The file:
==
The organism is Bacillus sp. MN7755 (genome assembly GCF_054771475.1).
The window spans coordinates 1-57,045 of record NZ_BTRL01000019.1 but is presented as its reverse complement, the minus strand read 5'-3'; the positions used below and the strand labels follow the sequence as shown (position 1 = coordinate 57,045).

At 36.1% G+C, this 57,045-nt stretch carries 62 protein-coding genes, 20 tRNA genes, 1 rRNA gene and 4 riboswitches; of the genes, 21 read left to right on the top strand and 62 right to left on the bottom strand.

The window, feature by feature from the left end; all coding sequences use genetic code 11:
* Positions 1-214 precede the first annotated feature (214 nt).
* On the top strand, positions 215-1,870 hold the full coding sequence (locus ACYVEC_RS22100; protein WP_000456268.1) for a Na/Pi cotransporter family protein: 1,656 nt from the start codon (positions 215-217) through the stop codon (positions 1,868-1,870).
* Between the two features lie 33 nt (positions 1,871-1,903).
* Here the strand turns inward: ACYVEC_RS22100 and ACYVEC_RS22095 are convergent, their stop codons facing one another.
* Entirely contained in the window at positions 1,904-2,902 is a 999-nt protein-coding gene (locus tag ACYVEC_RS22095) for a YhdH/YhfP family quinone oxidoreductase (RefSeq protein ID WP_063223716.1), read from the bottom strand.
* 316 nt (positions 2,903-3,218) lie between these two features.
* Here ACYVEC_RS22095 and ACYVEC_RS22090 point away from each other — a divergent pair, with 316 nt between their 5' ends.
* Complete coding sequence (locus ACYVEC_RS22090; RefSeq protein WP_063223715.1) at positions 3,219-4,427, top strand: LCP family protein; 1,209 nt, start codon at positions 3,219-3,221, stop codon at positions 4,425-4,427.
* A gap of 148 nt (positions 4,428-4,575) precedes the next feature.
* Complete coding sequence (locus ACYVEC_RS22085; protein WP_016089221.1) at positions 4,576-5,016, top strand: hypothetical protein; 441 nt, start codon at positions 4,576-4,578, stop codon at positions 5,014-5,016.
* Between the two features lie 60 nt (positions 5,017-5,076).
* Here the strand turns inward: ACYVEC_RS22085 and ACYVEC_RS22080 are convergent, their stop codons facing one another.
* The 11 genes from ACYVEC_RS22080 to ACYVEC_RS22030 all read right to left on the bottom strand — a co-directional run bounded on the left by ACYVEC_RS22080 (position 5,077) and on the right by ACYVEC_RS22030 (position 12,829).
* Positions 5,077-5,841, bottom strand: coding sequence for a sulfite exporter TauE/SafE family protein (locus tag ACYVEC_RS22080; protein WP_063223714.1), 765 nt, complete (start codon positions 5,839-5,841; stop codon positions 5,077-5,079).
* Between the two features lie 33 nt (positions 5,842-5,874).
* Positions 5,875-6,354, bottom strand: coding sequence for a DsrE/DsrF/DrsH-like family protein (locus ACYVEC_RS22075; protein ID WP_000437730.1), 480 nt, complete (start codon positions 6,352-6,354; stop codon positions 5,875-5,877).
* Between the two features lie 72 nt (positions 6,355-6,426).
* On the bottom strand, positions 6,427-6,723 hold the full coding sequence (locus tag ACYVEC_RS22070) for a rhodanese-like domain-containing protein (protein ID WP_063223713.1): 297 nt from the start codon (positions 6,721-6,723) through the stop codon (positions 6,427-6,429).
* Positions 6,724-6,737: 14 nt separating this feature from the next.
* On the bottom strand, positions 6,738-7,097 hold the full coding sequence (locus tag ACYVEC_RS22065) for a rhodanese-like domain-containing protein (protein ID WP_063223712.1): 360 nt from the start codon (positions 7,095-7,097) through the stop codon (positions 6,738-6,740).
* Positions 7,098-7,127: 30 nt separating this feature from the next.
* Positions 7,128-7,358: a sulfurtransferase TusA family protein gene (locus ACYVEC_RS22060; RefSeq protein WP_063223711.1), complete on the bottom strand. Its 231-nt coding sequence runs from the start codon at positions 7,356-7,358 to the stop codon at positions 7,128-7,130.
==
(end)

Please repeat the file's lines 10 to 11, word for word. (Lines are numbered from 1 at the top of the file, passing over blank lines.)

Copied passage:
* 316 nt (positions 2,903-3,218) lie between these two features.
* Here ACYVEC_RS22095 and ACYVEC_RS22090 point away from each other — a divergent pair, with 316 nt between their 5' ends.